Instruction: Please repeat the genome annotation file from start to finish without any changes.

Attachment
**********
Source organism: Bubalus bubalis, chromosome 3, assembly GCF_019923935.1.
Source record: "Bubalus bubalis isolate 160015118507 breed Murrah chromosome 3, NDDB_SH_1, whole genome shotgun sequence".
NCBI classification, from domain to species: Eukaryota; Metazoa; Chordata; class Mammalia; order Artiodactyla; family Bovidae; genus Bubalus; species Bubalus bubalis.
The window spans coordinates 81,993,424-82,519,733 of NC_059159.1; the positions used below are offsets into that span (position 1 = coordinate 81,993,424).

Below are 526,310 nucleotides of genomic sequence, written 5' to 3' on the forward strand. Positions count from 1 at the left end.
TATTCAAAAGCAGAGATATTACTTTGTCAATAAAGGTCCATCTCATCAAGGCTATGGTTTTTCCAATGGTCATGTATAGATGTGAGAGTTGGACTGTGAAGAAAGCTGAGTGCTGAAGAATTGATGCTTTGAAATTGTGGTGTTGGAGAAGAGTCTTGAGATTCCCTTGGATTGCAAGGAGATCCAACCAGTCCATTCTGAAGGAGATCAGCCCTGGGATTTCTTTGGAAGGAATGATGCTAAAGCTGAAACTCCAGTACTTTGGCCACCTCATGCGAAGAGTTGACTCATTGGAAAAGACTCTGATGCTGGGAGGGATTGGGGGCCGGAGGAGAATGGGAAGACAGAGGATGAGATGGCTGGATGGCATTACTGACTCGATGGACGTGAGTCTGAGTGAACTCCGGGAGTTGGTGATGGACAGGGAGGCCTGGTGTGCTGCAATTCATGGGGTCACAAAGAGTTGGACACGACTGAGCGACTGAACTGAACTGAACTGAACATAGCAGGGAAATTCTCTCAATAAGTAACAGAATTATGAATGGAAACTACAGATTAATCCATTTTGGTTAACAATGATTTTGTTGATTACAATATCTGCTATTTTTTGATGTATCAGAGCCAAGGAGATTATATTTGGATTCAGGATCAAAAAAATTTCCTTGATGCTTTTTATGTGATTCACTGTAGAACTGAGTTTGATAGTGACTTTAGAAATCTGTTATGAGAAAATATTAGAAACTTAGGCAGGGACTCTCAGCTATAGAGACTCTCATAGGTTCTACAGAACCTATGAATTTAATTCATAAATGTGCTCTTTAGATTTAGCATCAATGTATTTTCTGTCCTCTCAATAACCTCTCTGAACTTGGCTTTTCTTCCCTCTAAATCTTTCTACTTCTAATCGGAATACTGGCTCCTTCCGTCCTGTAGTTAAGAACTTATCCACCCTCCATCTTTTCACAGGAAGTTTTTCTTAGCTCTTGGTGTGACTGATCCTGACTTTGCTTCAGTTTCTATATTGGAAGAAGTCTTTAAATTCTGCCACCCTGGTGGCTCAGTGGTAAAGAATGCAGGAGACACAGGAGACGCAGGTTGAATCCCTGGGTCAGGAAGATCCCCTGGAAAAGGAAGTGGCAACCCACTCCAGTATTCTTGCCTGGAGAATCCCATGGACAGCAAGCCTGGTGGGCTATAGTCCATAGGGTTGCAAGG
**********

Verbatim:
Source organism: Bubalus bubalis, chromosome 3, assembly GCF_019923935.1.
Source record: "Bubalus bubalis isolate 160015118507 breed Murrah chromosome 3, NDDB_SH_1, whole genome shotgun sequence".
NCBI classification, from domain to species: Eukaryota; Metazoa; Chordata; class Mammalia; order Artiodactyla; family Bovidae; genus Bubalus; species Bubalus bubalis.
The window spans coordinates 81,993,424-82,519,733 of NC_059159.1; the positions used below are offsets into that span (position 1 = coordinate 81,993,424).

Below are 526,310 nucleotides of genomic sequence, written 5' to 3' on the forward strand. Positions count from 1 at the left end.
TATTCAAAAGCAGAGATATTACTTTGTCAATAAAGGTCCATCTCATCAAGGCTATGGTTTTTCCAATGGTCATGTATAGATGTGAGAGTTGGACTGTGAAGAAAGCTGAGTGCTGAAGAATTGATGCTTTGAAATTGTGGTGTTGGAGAAGAGTCTTGAGATTCCCTTGGATTGCAAGGAGATCCAACCAGTCCATTCTGAAGGAGATCAGCCCTGGGATTTCTTTGGAAGGAATGATGCTAAAGCTGAAACTCCAGTACTTTGGCCACCTCATGCGAAGAGTTGACTCATTGGAAAAGACTCTGATGCTGGGAGGGATTGGGGGCCGGAGGAGAATGGGAAGACAGAGGATGAGATGGCTGGATGGCATTACTGACTCGATGGACGTGAGTCTGAGTGAACTCCGGGAGTTGGTGATGGACAGGGAGGCCTGGTGTGCTGCAATTCATGGGGTCACAAAGAGTTGGACACGACTGAGCGACTGAACTGAACTGAACTGAACATAGCAGGGAAATTCTCTCAATAAGTAACAGAATTATGAATGGAAACTACAGATTAATCCATTTTGGTTAACAATGATTTTGTTGATTACAATATCTGCTATTTTTTGATGTATCAGAGCCAAGGAGATTATATTTGGATTCAGGATCAAAAAAATTTCCTTGATGCTTTTTATGTGATTCACTGTAGAACTGAGTTTGATAGTGACTTTAGAAATCTGTTATGAGAAAATATTAGAAACTTAGGCAGGGACTCTCAGCTATAGAGACTCTCATAGGTTCTACAGAACCTATGAATTTAATTCATAAATGTGCTCTTTAGATTTAGCATCAATGTATTTTCTGTCCTCTCAATAACCTCTCTGAACTTGGCTTTTCTTCCCTCTAAATCTTTCTACTTCTAATCGGAATACTGGCTCCTTCCGTCCTGTAGTTAAGAACTTATCCACCCTCCATCTTTTCACAGGAAGTTTTTCTTAGCTCTTGGTGTGACTGATCCTGACTTTGCTTCAGTTTCTATATTGGAAGAAGTCTTTAAATTCTGCCACCCTGGTGGCTCAGTGGTAAAGAATGCAGGAGACACAGGAGACGCAGGTTGAATCCCTGGGTCAGGAAGATCCCCTGGAAAAGGAAGTGGCAACCCACTCCAGTATTCTTGCCTGGAGAATCCCATGGACAGCAAGCCTGGTGGGCTATAGTCCATAGGGTTGCAAGG